Kinect and XML
Wednesday March 30th 2011, 7:55 am
Filed under: Kinect

(Check out the rest of the Kinect section for more tutorials.)

Update: Our XML-based Kinect mocap tool now has its own website, kinecttopin.com. For general Kinect setup help, look here.

To record joint data or OSC output by the OSCeleton Kinect mocap utility to an XML file, to play back the XML, or to convert it for use in After Effects, get this KinectToPin Processing sketch from GitHub.

…the practical upshot of this? You can send all your motion capture information to your XML file in realtime, without worrying about capturing your video image. Then, you can read the file back later and do all the complex rendering you want in full HD. By the way, the sketches will work with anything that uses OSC, not just a Kinect–all you have to do is modify the XML tags to suit your needs.



Installation Checklist
Wednesday March 23rd 2011, 6:22 am
Filed under: Concepts

1. Computers:

  • How many computers does this run on?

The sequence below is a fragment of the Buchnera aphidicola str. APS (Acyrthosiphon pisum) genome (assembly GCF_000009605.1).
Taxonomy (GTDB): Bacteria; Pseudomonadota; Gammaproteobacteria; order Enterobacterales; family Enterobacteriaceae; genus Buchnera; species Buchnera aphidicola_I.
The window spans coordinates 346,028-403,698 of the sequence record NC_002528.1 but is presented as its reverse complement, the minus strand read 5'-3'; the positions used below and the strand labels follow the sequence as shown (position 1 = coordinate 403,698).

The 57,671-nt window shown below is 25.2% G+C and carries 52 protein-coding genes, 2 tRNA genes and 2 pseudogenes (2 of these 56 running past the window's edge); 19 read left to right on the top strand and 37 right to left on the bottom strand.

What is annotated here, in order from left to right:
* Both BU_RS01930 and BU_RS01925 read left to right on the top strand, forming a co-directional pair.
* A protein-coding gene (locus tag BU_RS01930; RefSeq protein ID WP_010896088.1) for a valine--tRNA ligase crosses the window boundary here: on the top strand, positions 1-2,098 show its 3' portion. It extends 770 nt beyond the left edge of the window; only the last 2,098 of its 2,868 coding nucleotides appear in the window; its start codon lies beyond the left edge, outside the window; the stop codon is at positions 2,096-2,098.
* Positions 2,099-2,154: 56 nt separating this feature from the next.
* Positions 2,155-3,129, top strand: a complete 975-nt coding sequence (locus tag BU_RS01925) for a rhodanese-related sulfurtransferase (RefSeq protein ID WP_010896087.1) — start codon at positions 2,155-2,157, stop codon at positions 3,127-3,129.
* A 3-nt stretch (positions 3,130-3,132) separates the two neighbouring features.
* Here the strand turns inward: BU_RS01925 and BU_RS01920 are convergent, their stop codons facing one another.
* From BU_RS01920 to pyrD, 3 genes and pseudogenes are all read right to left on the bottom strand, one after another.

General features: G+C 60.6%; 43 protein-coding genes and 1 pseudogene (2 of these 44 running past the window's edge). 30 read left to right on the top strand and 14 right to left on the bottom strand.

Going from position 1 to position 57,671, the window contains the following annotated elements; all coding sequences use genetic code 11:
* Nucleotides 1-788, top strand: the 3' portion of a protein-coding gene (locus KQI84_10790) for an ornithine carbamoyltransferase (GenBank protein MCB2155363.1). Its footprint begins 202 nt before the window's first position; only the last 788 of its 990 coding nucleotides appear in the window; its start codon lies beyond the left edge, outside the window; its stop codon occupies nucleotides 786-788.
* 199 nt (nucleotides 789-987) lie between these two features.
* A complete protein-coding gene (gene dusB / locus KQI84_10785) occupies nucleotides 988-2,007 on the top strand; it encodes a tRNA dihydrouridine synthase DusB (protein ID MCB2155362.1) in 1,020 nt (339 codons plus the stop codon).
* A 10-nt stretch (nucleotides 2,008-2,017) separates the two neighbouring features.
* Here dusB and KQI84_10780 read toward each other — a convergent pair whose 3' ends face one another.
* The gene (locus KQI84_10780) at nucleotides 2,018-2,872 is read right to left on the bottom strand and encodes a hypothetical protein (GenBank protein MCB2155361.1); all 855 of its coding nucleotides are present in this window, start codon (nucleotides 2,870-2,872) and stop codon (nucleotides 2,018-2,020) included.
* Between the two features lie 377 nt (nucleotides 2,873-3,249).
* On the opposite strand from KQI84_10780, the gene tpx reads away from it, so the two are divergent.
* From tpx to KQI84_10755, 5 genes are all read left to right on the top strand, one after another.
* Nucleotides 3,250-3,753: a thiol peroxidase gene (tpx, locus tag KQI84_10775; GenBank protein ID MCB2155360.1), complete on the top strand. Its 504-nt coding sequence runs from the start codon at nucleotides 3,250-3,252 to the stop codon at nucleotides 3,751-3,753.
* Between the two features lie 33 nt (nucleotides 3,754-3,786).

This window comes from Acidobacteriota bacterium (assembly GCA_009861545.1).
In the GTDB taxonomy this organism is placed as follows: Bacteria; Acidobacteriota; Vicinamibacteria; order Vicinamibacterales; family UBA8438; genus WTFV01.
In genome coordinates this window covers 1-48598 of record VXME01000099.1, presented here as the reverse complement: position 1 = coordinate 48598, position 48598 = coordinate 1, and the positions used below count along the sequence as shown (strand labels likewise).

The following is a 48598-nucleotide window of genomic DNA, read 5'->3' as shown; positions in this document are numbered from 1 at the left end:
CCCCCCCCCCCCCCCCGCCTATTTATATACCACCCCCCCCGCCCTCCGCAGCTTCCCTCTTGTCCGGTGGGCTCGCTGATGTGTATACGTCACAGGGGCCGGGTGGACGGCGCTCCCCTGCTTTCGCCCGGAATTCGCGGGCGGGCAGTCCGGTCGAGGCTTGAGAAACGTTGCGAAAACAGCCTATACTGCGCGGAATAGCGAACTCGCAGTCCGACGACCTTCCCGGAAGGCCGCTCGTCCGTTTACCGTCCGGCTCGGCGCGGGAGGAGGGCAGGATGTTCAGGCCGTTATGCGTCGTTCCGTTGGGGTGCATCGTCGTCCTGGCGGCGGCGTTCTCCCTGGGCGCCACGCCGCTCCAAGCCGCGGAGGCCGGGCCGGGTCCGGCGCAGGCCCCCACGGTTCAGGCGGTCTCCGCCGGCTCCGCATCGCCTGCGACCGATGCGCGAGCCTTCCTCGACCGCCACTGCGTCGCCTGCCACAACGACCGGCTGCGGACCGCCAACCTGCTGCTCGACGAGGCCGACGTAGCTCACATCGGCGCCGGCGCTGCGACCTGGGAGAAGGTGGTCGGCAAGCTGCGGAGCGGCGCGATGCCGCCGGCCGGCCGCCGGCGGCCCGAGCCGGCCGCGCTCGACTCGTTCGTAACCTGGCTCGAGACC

• What are their specs (RAM, CPU, storage, graphics card, etc.)?
  • Do they need to communicate?
  • What types of network connections do they have (WiFi, gigabit ethernet, etc.)?
  • Do they need any peripherals (mouse, keyboard, Wiimote, Kinect, etc.)?
  • What types of peripheral connections do they have (USB, Firewire, Bluetooth, etc.)?

2. Media

  • What’s your storage medium (hard drive, SSD, optical disc, etc.)?
  • What’s your backup strategy (RAID, Time Machine, disk image, spare drive or optical disc, etc.)?
  • Will there be an attendant present in case the computers crash?

3. Video

  • How is the video being presented (projector, LCD, CRT, LED wall, etc.)?
  • Is there live video input?
  • Does it need to be recorded?
  • What kind of cameras are you using (webcam, industrial, DV, DSLR, etc.)?
  • Do they have a usable “live view” mode?
  • How are they connected to the computer (Firewire, USB, analog, etc.)?